“You cannot prevent the birds of sorrow from flying over your head but you can prevent them from making nests in your hair.”

An interactive sound experience designed to investigate human sorrow by creating situations in which strangers can engage in low-risk confidences. Part one involves public interventions that take place over the course of several days; part two is a one-time live performance.

In part one, I sit in a public place and welcome passers-by to lay their head on my large shoulders and chat with me. My suit’s shoulder pads house speakers, which play soothing soundtracks (ocean waves, whale singing, delicate piano melodies…). In a flower brooch on the lapel of the suit lays a microphone, recording the exchanges. Participants are aware they are being recorded. I sit, surrounded by plush cushions that create a cozy spot for participants to nest in. Past locations for these interventions have included public markets, a cultural center, a tourist office and a library.

I pay attention to each participant’s needs, leading them into a discussion that may be personal or philosophical. As I am not a therapist, the goal is to engage in active listening and conversation.

Collected sound files are reviewed and edited. Samples are uploaded and arranged within the sampler’s banks to create possible musical or thematic sequences that form the basis for a performance, a Live Musical Thesis. This performance is largely improvised – following a framework that becomes more elaborate with every presentation– constructed using collected samples and a configuration of my personal experiences and an anecdotal overview of the experiences of ‘sorrow collecting’ that occurred in the previous days.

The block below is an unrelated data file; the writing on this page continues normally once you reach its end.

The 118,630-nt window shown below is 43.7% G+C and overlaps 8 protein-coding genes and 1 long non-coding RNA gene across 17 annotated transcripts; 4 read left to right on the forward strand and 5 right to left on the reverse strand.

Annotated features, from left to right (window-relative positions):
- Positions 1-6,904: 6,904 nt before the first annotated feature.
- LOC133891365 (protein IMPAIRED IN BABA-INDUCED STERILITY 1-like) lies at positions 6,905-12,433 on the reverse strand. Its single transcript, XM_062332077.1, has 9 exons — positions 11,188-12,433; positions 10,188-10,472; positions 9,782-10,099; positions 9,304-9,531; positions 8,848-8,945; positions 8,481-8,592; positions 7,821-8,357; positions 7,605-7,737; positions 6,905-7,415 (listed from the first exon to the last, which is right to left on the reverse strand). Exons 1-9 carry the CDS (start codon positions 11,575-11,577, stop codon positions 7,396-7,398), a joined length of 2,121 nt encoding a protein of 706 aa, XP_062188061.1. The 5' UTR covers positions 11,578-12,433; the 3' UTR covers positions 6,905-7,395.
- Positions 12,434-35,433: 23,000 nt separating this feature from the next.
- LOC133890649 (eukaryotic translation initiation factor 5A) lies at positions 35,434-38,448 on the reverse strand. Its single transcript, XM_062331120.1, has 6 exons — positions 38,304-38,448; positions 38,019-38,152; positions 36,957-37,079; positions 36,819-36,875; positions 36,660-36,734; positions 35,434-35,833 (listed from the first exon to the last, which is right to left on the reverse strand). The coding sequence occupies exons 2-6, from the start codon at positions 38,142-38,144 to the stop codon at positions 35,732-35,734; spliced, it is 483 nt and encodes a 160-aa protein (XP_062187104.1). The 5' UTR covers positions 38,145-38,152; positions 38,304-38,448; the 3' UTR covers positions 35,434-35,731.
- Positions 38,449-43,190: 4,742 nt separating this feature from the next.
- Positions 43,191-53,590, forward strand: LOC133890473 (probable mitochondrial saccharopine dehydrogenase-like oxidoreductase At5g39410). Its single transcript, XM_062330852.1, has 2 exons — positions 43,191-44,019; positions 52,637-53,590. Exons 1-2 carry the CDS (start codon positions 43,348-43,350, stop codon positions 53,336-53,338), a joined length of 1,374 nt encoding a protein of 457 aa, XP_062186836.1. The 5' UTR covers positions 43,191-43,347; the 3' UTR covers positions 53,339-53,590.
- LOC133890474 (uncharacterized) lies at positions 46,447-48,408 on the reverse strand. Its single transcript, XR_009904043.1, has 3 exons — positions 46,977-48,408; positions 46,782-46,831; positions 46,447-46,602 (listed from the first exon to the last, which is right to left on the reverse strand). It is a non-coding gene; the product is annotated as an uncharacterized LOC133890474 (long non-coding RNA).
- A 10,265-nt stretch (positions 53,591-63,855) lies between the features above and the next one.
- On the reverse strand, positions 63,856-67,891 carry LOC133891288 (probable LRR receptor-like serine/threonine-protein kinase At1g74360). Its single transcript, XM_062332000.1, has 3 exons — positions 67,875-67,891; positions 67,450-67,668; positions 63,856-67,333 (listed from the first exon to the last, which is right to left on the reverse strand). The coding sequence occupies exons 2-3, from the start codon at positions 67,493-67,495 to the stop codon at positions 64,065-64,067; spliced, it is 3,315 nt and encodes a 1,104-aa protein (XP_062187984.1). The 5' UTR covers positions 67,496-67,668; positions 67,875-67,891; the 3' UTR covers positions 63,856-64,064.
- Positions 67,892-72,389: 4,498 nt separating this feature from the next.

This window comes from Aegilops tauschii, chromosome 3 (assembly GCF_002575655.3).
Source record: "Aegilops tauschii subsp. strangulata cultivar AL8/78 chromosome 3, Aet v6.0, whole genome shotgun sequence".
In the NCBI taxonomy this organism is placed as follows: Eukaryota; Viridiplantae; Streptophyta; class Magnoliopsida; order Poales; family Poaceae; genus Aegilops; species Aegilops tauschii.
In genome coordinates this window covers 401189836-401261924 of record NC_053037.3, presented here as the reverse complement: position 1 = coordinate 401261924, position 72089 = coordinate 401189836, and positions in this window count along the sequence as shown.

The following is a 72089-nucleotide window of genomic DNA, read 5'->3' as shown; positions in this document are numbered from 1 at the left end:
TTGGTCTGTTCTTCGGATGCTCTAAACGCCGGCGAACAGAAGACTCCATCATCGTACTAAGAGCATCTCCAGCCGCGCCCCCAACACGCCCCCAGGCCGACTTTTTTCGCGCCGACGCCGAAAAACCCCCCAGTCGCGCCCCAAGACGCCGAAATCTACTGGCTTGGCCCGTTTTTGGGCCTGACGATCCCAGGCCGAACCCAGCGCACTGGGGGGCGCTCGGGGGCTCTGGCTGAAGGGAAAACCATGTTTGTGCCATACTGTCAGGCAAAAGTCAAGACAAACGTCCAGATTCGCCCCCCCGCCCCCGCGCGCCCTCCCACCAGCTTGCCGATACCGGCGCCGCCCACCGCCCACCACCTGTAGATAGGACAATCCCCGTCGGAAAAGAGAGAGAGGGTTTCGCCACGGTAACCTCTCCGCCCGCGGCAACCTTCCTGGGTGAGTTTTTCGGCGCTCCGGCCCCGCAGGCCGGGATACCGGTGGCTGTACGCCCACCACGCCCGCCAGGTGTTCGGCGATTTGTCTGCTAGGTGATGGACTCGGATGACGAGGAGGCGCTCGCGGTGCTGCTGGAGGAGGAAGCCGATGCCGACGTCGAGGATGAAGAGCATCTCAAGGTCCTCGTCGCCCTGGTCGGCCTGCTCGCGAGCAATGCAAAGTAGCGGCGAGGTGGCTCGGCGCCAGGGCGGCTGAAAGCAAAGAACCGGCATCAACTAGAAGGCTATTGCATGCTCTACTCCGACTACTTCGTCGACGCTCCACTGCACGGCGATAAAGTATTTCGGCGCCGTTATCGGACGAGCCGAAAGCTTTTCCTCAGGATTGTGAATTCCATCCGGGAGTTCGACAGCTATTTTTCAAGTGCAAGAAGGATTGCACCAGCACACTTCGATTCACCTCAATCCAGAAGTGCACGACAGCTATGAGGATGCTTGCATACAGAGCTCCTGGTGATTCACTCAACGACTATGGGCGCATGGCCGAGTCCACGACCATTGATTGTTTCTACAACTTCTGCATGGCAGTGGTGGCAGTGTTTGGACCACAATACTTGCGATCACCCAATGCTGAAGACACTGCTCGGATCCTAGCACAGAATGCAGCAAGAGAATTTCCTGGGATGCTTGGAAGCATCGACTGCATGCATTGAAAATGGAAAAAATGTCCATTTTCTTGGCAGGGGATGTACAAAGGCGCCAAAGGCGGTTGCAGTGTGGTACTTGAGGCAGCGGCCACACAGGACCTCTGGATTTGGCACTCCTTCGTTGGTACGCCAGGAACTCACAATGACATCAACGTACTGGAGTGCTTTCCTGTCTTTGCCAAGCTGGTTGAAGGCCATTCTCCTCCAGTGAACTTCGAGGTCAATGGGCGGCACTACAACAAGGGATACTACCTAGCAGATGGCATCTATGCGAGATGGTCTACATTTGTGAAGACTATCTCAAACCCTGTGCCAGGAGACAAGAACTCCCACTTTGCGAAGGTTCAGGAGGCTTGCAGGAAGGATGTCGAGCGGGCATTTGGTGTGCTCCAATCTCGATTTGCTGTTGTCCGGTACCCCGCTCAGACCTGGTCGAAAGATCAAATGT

The Sorrow Sponge was produced with assistance from Mike Duemo (electronics) and Geneviève Paquette (costume).

The Sorrow Sponge was created as a commission from the Now Festival in Nottingham, UK. Subsequent presentations of the project occurred at The National Review of Live Art (Glasgow, 2007), Edgy Women (Montreal, 2007), Performing Proximities (Brussels, 2008) and Visualeyez (Edmonton, 2008).


Comments are closed.